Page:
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by Dinesh Thakur Category: SQL Tutorials

The SQL WHERE Clause is used when you want to retrieve specific information from a table excluding other irrelevant data. In a where clause simple conditions based on comparison operators can be combined using the logical connectives and, or, and not to form complex conditions. Conditions may also include pattern matching operations and even subqueries.


SQL WHERE Syntax

 

SELECT fields FROM table WHERE fields operator value

 

To illustrate the usage of the SELECT where we are going to use the EMP Table:

List the ename, sal, empno whose deptno 20

 

Select ename, sal, empno

From emp

Where deptno = 20;

 

The following table describes how "Where" selects a row.

 

 

ENAME

     SAL           EMPNO
SMITH 800 7369
ADAMS 1100 7876
JONES 2975 7566
SCOTT 3000 7788
FORD 3000 7902

 

The WHERE clause is an optional clause that can be used with the DELETE, SELECT, and UPDATE statements to specify a selection criteria.

For all data types, the comparison operators =; != or <>; <; >;<=, => are allowed in the conditions of a where clause.

SQL query used the "=" (Equal) operator in our WHERE Query:

 

deptno = 20

As you can see we have only selected the ename, sal, empno which entries have the value ‘20’ in the deptno field.

 

By using the AND logical operator we can further narrow the criteria to 'sal' who sal greater then 2500. The AND operator displays a record if both the first condition and the second condition is true.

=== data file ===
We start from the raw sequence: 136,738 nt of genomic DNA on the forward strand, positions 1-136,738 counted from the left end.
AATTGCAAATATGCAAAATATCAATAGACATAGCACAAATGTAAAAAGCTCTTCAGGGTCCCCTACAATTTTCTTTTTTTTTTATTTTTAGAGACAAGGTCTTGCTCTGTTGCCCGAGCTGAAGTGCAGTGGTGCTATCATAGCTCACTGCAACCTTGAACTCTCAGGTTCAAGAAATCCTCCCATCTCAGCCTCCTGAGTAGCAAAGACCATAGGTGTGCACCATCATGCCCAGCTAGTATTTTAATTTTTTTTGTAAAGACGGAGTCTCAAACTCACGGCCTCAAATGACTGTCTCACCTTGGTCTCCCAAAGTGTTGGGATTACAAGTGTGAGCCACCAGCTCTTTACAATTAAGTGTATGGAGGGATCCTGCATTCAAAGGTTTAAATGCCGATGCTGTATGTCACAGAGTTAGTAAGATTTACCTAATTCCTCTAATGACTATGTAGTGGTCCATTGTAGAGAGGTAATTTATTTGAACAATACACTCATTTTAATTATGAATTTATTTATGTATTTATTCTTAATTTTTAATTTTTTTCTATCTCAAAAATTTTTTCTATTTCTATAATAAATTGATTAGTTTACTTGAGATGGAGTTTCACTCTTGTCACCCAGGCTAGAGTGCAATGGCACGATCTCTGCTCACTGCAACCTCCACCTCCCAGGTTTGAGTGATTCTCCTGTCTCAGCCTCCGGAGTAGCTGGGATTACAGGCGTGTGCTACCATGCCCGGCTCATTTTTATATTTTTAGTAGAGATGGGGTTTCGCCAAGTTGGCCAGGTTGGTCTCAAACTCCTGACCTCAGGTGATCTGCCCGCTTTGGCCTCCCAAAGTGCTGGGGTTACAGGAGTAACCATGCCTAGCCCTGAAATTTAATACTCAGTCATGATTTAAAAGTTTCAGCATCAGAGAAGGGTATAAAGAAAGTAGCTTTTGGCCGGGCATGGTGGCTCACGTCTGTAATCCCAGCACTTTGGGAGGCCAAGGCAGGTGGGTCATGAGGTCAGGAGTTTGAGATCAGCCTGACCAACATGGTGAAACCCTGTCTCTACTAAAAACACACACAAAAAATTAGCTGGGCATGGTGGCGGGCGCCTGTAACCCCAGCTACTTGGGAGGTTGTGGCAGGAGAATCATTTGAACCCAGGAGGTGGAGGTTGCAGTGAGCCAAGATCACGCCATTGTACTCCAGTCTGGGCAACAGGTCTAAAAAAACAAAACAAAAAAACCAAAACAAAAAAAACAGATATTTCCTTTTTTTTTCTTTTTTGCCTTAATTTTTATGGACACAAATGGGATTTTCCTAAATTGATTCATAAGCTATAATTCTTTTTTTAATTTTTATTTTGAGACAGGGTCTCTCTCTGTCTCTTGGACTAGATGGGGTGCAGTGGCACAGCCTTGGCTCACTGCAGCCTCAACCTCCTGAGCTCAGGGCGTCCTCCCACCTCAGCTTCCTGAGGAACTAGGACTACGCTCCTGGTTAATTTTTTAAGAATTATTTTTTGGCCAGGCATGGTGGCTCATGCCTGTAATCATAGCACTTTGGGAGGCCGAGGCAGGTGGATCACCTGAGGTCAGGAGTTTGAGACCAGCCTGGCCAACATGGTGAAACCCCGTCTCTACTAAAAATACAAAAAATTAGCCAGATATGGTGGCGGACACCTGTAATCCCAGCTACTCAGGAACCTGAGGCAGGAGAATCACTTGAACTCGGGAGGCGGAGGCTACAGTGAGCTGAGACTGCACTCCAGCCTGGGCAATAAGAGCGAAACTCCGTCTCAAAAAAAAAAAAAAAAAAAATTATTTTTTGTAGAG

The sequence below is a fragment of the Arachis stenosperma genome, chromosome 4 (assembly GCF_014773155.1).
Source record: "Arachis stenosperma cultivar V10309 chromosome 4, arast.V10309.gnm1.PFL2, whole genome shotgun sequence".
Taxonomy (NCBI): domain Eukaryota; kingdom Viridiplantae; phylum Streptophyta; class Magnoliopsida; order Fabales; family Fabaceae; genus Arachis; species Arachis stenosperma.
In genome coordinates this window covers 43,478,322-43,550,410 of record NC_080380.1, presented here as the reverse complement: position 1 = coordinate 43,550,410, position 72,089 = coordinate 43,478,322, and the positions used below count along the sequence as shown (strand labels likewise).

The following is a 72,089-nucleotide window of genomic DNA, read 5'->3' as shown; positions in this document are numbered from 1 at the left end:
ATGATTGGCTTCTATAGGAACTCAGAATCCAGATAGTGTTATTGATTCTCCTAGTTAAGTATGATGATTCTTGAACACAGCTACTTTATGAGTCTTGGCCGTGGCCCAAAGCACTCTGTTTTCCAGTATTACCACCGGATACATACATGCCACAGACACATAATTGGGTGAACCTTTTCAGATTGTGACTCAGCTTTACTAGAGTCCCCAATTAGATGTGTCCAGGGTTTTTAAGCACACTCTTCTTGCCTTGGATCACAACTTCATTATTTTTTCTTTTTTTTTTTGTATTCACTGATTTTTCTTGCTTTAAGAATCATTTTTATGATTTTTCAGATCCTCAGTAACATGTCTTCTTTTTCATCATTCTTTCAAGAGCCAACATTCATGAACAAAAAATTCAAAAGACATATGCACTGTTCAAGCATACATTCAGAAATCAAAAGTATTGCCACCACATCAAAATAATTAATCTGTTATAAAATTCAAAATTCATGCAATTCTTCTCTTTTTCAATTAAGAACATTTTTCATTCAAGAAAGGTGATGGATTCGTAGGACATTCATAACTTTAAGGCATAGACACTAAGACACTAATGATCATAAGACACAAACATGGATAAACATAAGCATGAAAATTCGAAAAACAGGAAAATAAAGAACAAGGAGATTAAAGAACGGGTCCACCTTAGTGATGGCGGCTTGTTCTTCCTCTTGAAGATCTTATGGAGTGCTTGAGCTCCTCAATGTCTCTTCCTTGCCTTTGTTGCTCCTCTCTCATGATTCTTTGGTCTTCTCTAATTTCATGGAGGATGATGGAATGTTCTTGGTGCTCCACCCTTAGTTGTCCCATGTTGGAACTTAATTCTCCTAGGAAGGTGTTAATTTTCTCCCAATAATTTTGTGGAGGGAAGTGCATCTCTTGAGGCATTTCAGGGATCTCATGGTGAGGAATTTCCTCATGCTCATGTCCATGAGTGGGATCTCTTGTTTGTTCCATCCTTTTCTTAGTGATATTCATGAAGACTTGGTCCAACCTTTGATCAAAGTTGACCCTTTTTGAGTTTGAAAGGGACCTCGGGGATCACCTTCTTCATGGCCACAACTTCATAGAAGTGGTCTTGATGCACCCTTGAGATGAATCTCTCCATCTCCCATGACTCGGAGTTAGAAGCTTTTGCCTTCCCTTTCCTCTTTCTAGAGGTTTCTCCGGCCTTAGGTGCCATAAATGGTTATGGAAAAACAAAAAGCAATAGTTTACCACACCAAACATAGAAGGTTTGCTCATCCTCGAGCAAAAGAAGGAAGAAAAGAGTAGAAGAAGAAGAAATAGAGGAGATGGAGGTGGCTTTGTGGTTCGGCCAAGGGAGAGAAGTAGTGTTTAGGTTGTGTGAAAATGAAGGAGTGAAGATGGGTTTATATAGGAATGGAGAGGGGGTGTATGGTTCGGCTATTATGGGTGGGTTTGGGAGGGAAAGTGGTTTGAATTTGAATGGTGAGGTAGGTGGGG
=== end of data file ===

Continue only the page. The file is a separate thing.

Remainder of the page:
Select ename,sal,empno

From emp

Where deptno = 20 AND sal >=2500;

The following table describes how logical "AND" operator selects a row.

 

ENAME SAL EMPNO
JONES 2975 7566
SCOTT 3000 7788
FORD 3000 7902

 

For example: If you want to find out the names of the employee whose mgr not 7365, the query would be like:

Select ename,sal,empno

From emp

Where not mgr = 7365;

 

ENAME SAL EMPNO
SMITH 800 7369
ADAMS 1100 7876
JAMES 950 7900
MILLER 1300 7934
ALLEN 1600 7499
WARD 1250 7521
MARTIN 1250 7654
TURNER 1500 7844
JONES 2975 7566
BLAKE 2850 7698
CLERK 2450 7782
SCOTT 3000 7788
FORD 3000 7902
KING 5000 7839

 

The following table describes how logical "NOT" operator selects a row.

If you want to find rows that do not satisfy a condition, you can use the NOT logical operator. NOT results in the reverse of a previous condition. That is, if a condition is satisfied, then the row is not returned.

By using the OR logical operator displays a record if either the first condition or the second condition is true.

Select ename,sal,empno

From emp

Where deptno = 20 OR sal >=2500;

The following table describes how logical "OR" operator selects a row.

 

ENAME SAL EMPNO
SMITH 800 7369
ADAMS 1100 7876
JONES 2975 7566
BLAKE 2850 7698
SCOTT 3000 7788
FORD 3000 7902
KING 5000 7839




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About Dinesh Thakur

Dinesh ThakurDinesh Thakur holds an B.SC (Computer Science), MCSE, MCDBA, CCNA, CCNP, A+, SCJP certifications. Dinesh authors the hugely popular Computer Notes blog. Where he writes how-to guides around Computer fundamental , computer software, Computer programming, and web apps. For any type of query or something that you think is missing, please feel free to contact us.



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